Digestive System Disorders Learning Center

  • Enlarge
  • Print
  • Recommend

Digestive System Disorders

Overview

The digestive system and its accessory organs are diverse, including components such as the mucous membranes lining your cheeks, the smooth muscle of your gut, and the spongy glandular tissue of your pancreas. Acting as a unit, these tissues carry out their mission with astonishing efficiency most of the time. However, a variety of problems can arise within this assortment of glands, muscles, nerves, connective tissue, and other structures. Some problems, such as autoimmune conditions, arise spontaneously from unknown causes and can be managed but not cured. Other diseases, such as hepatitis and cancers of the mouth, esophagus, and pancreas, develop gradually and are often linked to unhealthy lifestyle choices, such as unsafe sexual practices, alcohol misuse, smoking, and use of smokeless tobacco.

Digestive System Disorders

It's helpful to classify diseases and conditions of the digestive system according to their type or cause, as shown below. Such pigeonholing is never precise, of course, and the categories in this list sometimes overlap. Appendicitis, for instance, might be classified as either an acute infectious condition or an inflammatory disorder. Similarly, chronic infections — those that recur often or progress slowly — might at first cause sudden, severe illness. Finally, some entries may be either diseases in their own right or symptoms of other disorder. Cirrhosis of the liver, for example, is a secondary condition resulting from other diseases and conditions such as hepatitis B, cystic fibrosis, and primary biliary cirrhosis, among others.

Common Cancers

  • Mouth/oral cavity
  • Esophagus
  • Stomach
  • Liver  (hepatocellular carcinoma)
  • Bile ducts
  • Pancreas (islet cell carcinoma and adenocarcinoma)
  • Colon and rectum (colorectal cancer)
  • Anus and rectum (anorectal cancer)

Infections (Acute and Chronic)

  • Appendicitis
  • Foodborne illness (food poisoning)
  • Peritonitis
  • Viral gastroenteritis
  • Cholangitis
  • Hepatitis A 
  • Hepatitis B
  • Hepatitis C
  • Peptic Ulcer
  • Peptic ulcer (Helicobacter pylori)

Inflammatory and Autoimmune Conditions

  • Gastritis
  • Hemorrhoids
  • Inflammatory bowel disease (IBD)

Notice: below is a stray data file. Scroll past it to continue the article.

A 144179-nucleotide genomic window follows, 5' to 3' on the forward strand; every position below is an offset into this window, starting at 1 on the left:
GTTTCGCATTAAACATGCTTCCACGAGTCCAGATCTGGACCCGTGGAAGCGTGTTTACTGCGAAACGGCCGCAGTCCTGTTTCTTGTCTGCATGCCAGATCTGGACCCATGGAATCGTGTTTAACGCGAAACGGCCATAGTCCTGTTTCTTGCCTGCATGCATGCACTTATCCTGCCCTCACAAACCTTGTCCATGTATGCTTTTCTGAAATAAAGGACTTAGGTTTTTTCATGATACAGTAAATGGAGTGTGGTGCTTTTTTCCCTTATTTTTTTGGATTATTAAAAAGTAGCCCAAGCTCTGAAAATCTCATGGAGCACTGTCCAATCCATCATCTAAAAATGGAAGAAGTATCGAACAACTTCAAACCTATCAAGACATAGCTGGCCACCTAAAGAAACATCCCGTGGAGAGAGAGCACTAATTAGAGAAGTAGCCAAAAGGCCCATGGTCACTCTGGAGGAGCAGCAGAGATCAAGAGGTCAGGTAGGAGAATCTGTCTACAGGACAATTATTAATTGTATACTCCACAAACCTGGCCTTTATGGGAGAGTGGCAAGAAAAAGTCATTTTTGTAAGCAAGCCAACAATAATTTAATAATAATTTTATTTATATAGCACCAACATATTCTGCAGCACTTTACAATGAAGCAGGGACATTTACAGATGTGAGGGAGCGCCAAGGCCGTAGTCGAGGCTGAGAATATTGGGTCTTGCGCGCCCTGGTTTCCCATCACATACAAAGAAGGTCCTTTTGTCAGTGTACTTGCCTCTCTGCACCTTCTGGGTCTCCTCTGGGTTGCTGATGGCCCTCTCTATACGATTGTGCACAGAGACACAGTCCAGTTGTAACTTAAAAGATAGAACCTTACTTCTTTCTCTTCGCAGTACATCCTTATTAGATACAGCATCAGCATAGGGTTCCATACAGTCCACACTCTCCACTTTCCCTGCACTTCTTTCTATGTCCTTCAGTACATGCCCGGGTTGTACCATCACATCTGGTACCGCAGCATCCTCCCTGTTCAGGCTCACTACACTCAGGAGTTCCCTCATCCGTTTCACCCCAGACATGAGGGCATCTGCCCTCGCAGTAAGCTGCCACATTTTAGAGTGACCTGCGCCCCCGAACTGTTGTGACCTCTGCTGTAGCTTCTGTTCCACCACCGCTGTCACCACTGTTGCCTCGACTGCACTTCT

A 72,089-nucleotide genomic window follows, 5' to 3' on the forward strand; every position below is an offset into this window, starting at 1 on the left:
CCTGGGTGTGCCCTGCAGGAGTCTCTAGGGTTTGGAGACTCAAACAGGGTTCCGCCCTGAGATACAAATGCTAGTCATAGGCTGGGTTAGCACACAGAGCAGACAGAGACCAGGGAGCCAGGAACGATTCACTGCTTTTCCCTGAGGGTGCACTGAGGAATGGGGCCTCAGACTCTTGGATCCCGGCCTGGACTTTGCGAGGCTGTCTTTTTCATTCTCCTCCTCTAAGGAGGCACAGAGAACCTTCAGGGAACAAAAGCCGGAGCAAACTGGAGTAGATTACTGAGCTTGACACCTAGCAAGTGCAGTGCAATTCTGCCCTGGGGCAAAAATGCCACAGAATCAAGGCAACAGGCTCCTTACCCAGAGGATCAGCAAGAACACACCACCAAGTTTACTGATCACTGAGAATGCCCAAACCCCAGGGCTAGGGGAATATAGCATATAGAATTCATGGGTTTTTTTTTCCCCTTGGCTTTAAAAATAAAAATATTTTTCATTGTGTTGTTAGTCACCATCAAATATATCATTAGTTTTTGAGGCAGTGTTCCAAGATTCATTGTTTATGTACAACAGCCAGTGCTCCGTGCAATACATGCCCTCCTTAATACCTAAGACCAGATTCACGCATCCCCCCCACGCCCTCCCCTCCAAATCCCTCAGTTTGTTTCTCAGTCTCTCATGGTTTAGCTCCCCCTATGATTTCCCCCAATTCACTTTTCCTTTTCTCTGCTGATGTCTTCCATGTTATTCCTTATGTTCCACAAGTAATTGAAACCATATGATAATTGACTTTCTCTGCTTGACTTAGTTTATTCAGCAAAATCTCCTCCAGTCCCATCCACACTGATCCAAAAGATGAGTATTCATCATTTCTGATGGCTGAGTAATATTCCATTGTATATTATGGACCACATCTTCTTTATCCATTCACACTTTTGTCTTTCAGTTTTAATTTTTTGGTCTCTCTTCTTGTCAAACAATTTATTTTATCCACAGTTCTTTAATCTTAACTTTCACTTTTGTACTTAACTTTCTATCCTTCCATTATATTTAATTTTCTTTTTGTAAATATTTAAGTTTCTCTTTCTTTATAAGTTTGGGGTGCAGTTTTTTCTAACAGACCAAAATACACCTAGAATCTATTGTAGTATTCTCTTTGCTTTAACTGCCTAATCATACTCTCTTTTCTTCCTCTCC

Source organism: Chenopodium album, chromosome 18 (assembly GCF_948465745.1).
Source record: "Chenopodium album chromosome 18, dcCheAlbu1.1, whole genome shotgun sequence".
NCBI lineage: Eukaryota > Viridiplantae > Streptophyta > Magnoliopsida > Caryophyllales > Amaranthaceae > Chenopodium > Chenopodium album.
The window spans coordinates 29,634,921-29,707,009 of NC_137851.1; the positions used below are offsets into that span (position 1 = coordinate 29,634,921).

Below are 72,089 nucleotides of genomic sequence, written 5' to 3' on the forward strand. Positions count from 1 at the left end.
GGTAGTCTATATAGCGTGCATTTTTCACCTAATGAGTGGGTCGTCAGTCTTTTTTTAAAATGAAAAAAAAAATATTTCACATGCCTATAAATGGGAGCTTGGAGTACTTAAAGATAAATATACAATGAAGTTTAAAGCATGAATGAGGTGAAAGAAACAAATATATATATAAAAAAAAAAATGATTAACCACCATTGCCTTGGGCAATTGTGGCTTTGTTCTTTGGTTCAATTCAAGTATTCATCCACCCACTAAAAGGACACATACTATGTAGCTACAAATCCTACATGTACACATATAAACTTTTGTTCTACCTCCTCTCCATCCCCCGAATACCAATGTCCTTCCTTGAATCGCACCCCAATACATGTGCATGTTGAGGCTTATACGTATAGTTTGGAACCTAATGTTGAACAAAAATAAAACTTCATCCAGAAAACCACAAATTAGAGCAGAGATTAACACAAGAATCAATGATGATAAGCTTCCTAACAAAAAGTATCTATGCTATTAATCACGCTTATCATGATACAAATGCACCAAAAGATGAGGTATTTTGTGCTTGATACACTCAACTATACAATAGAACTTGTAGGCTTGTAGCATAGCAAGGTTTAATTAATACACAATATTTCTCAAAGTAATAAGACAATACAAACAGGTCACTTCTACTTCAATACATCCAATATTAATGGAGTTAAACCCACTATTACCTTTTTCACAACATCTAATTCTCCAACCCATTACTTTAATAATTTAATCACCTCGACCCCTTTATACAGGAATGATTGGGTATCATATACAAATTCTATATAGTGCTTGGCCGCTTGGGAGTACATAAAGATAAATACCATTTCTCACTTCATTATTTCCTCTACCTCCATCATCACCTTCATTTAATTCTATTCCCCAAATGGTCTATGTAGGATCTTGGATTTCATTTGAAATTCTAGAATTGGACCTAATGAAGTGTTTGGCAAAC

• Crohn's disease
    • Ulcerative colitis (UC)
  • Irritable bowel syndrome (IBS)
  • Ischemic colitis
  • Pancreatitis
  • Primary biliary cirrhosis
  • Primary sclerosing cholangitis
  • Proctitis
  • Pruritus ani (anal itching)

Anatomic, Functional, or Structural Problems

  • Adhesions (scar tissue)
  • Anal fissure
  • Anorectal fistula
  • Cirrhosis of the liver
  • Constipation
  • Diarrhea
  • Diverticular disease (diverticulitis and diverticulosis)
  • Dysphagia (difficult or painful swallowing)
  • Fecal incontinence
  • Flatulence (gas)
  • Gallstones
  • Gastroparesis (delayed gastric emptying)
  • Gastrointestinal (GI) tract bleeding
  • Hiatal (diaphragmatic) hernia
  • Indigestion/heartburn/dyspepsia/acid reflux/gastroesophageal reflux disease (GERD)
  • Abdominal Hernia
  • Intestinal obstruction
  • Jaundice

Food Intolerance

  • Celiac disease
  • Lactose intolerance
Content licensed from:

Written by: the Healthline Editorial Team
Published on Aug 25, 2010
Updated on Aug 23, 2012
Medically reviewed by Rebecca Wylie Wallace, MD

This feature is for informational purposes only and should not be used to replace the care and information received from your health care provider. Please consult a health care professional with any health concerns you may have.
health
TOOLS
Condition & Treatment Search
Symptom Search
Drug Search

Eating Raw Cookie Dough is Even Riskier, FDA Warns

The FDA issued an official warning regarding the E. coli risk associated with consuming raw cookie dough containing contaminated flour.